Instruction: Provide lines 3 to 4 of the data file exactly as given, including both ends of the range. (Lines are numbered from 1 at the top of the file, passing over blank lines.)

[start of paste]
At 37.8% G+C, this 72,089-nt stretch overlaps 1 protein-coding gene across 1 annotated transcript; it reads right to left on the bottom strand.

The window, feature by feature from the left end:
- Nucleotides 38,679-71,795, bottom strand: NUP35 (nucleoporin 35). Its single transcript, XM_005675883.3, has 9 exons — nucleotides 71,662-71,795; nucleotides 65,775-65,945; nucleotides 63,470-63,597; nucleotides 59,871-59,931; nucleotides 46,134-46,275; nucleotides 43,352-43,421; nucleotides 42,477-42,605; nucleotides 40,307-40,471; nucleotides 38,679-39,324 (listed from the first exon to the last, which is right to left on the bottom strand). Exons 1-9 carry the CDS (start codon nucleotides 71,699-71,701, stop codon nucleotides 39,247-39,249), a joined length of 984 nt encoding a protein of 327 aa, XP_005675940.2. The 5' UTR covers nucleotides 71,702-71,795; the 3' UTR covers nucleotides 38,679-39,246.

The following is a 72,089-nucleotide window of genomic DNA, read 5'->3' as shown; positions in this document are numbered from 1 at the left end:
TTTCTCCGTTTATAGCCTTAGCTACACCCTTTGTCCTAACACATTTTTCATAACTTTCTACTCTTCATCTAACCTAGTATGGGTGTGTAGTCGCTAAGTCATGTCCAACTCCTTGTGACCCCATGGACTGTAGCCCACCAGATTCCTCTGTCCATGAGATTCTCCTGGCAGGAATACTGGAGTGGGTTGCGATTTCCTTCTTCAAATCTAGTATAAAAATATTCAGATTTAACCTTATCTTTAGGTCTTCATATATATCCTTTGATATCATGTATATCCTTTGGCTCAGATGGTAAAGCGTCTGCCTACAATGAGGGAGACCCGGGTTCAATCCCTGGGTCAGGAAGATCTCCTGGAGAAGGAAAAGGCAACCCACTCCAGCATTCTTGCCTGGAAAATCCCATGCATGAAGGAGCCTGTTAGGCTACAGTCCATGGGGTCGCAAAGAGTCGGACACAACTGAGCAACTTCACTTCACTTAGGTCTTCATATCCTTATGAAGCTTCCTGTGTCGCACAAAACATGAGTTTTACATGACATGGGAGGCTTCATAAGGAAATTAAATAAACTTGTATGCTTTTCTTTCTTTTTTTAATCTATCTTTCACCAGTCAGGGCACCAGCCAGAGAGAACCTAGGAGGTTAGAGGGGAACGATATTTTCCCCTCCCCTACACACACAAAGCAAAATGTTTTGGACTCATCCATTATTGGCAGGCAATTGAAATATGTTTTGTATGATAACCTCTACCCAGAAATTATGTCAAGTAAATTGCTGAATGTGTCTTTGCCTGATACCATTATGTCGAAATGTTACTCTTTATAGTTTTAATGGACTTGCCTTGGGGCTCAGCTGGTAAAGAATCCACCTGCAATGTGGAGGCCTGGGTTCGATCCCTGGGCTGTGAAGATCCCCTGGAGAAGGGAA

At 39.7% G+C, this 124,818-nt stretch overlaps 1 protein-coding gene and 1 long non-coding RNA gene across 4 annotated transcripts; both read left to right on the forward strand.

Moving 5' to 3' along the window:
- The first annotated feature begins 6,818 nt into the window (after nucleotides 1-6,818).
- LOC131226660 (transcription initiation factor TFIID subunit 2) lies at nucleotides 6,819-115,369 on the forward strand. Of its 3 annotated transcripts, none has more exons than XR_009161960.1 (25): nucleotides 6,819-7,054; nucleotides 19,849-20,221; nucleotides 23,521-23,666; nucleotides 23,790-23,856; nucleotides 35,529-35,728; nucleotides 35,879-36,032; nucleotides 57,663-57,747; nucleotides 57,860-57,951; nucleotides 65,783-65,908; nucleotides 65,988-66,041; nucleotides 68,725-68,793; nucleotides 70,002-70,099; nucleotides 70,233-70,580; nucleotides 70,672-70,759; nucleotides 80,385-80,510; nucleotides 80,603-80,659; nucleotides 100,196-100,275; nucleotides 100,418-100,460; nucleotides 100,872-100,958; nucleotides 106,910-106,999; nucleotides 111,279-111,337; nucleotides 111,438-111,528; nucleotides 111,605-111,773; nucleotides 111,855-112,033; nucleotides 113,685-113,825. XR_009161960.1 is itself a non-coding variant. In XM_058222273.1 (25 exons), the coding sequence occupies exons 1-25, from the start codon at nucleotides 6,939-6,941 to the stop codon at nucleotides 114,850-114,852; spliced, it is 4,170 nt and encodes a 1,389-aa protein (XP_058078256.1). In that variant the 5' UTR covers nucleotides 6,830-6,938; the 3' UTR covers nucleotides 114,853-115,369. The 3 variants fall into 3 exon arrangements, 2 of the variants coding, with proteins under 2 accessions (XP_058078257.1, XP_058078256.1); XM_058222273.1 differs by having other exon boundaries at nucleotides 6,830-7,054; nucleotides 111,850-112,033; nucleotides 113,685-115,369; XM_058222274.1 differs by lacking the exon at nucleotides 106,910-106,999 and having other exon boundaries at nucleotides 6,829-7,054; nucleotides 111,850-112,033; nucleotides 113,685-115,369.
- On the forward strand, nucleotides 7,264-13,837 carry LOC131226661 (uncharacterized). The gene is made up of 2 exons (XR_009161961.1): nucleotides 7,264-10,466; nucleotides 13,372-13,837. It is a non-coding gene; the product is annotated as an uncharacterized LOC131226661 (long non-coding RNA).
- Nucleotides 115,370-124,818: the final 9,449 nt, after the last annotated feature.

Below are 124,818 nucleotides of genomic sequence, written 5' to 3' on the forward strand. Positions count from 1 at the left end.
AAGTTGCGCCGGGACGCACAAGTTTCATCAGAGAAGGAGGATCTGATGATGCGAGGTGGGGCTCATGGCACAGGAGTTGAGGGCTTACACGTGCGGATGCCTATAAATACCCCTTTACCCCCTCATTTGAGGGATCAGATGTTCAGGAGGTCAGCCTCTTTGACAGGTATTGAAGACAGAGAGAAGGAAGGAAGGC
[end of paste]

- Nucleotides 38,679-71,795, bottom strand: NUP35 (nucleoporin 35). Its single transcript, XM_005675883.3, has 9 exons — nucleotides 71,662-71,795; nucleotides 65,775-65,945; nucleotides 63,470-63,597; nucleotides 59,871-59,931; nucleotides 46,134-46,275; nucleotides 43,352-43,421; nucleotides 42,477-42,605; nucleotides 40,307-40,471; nucleotides 38,679-39,324 (listed from the first exon to the last, which is right to left on the bottom strand). Exons 1-9 carry the CDS (start codon nucleotides 71,699-71,701, stop codon nucleotides 39,247-39,249), a joined length of 984 nt encoding a protein of 327 aa, XP_005675940.2. The 5' UTR covers nucleotides 71,702-71,795; the 3' UTR covers nucleotides 38,679-39,246.

The following is a 72,089-nucleotide window of genomic DNA, read 5'->3' as shown; positions in this document are numbered from 1 at the left end: